However, if you’ve piqued their interest enough for them to repeatedly check your social media feeds, videos, or blog posts then you are much more likely to convert them to patrons, donors, sponsors, volunteers, and advocates.
4. It builds trust
In marketing there is something called the “know, like, & trust factor” which is essential to getting individuals to engage with you. Basically it means that no one will buy/donate/engage unless they know, like, and trust you.
So the primary task of nonprofit marketing is to build that trust in your organization, its mission, and the staff who execute that mission. Thankfully, Content Marketing is an excellent medium for you to do this.
Data shows that when someone can put a face and/or a voice with an organization, they are more likely to get to know them and eventually trust them. Which is why videos, photos, and podcasts are all fantastic ways to utilize Content Marketing to your advantage.
Likewise, us humans are more likely to put our faith (and hard-earned dollars) in an organization which we’ve seen, read about, and heard about before. This probably holds true in your own life as well. When you go to buy a new car or even purchase a food item from the grocery store, you don’t typically gamble on unknown brands and products. You go with the ones you know are good quality and you can trust, right?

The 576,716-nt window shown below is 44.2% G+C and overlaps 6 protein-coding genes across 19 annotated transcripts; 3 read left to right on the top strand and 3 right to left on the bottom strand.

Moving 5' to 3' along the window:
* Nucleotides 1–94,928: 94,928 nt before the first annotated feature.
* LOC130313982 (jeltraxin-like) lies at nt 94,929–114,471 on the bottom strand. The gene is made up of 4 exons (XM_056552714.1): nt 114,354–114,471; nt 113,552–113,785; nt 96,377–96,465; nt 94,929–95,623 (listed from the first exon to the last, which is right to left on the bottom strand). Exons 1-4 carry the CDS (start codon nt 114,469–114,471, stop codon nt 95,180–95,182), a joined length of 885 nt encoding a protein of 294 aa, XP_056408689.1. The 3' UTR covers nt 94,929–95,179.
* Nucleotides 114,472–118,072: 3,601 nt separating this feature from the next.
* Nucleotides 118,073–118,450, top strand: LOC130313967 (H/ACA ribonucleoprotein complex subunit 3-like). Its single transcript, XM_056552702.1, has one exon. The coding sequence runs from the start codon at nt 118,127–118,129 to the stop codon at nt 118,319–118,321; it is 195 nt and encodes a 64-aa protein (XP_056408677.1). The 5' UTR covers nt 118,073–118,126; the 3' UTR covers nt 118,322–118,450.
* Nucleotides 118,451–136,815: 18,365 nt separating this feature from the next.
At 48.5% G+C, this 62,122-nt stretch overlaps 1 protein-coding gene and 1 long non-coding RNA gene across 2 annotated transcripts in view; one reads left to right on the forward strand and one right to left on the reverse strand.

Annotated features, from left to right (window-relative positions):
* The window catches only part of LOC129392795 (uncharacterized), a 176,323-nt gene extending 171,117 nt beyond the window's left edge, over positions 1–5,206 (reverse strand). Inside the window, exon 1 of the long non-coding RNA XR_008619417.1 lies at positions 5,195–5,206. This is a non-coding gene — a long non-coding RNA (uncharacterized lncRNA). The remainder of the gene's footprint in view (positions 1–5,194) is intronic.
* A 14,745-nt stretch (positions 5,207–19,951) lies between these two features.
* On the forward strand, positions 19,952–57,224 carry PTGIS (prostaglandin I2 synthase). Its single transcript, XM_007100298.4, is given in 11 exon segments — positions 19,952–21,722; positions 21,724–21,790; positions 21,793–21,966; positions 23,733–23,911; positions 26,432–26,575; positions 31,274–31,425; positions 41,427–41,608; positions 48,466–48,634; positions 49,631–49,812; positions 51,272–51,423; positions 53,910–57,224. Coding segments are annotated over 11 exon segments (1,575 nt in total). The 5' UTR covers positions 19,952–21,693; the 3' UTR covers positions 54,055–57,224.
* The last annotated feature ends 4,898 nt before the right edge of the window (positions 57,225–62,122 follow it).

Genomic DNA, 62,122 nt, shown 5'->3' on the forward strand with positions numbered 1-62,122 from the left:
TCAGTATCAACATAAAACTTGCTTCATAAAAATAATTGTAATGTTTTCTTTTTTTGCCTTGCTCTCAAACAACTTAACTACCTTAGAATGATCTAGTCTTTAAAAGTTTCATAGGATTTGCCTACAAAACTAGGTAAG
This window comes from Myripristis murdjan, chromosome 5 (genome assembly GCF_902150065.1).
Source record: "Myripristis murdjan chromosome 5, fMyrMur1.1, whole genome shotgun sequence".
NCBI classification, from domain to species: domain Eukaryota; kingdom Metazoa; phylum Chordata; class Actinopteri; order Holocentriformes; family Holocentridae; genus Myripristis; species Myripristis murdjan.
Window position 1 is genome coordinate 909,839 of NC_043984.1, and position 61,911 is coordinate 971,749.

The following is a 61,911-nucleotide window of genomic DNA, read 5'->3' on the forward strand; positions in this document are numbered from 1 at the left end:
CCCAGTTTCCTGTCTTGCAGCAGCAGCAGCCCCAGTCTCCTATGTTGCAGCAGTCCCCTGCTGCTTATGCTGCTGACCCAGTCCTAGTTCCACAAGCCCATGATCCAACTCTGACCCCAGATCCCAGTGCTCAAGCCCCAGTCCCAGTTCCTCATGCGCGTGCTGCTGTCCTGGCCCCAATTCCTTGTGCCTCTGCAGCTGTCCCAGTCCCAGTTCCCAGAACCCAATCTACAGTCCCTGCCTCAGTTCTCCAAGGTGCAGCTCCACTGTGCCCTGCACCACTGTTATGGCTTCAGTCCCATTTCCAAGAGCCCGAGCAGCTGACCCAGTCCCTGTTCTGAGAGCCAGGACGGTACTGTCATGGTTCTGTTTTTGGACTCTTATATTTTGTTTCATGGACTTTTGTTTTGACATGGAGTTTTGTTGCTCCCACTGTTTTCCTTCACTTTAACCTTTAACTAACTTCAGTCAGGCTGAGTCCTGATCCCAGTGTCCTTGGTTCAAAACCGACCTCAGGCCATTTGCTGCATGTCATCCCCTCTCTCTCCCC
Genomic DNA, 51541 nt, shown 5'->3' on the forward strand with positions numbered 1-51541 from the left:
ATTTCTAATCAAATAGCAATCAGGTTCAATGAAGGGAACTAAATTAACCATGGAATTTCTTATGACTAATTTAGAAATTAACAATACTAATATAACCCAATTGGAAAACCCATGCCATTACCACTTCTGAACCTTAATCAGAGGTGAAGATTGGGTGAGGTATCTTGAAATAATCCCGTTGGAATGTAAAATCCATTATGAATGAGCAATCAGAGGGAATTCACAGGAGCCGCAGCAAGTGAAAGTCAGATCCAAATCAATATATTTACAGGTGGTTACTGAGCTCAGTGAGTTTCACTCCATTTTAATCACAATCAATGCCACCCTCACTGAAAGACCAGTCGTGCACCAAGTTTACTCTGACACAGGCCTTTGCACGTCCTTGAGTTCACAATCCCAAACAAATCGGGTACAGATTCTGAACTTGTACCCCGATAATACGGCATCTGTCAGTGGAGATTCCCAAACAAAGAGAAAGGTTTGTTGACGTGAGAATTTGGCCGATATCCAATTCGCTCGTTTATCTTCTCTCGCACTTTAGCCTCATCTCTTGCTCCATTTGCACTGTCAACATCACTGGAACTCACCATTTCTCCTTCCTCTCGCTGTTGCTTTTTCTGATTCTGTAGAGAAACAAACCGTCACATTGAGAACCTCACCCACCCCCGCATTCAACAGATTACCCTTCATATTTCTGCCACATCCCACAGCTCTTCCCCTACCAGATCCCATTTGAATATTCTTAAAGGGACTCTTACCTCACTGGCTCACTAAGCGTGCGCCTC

And how exactly did you get to know and trust them? They’ve been around, they’ve been visible, and have positioned their brand as a quality brand through the use of marketing, word of mouth, and by providing value.
You may not have the budget to attack your marketing strategy the way Coca Cola has, but you absolutely can generate buzz, mentions, and trust through writing articles, releasing videos, sharing testimonials and the like.
5. It positions your org as an authority or leader in your area
Content Marketing allows you to put out a steady stream of curated, controlled information about what your org does and the impact it’s making. When done right, this should make your organization look like an expert in its niche.
This concept feeds back into the “know, like, & trust factor” mentioned in #4. People know, like, and trust people and organizations which they perceive as authorities in a given field. And they are vastly more likely to spend time and money on an organization which they believe is of the highest caliber.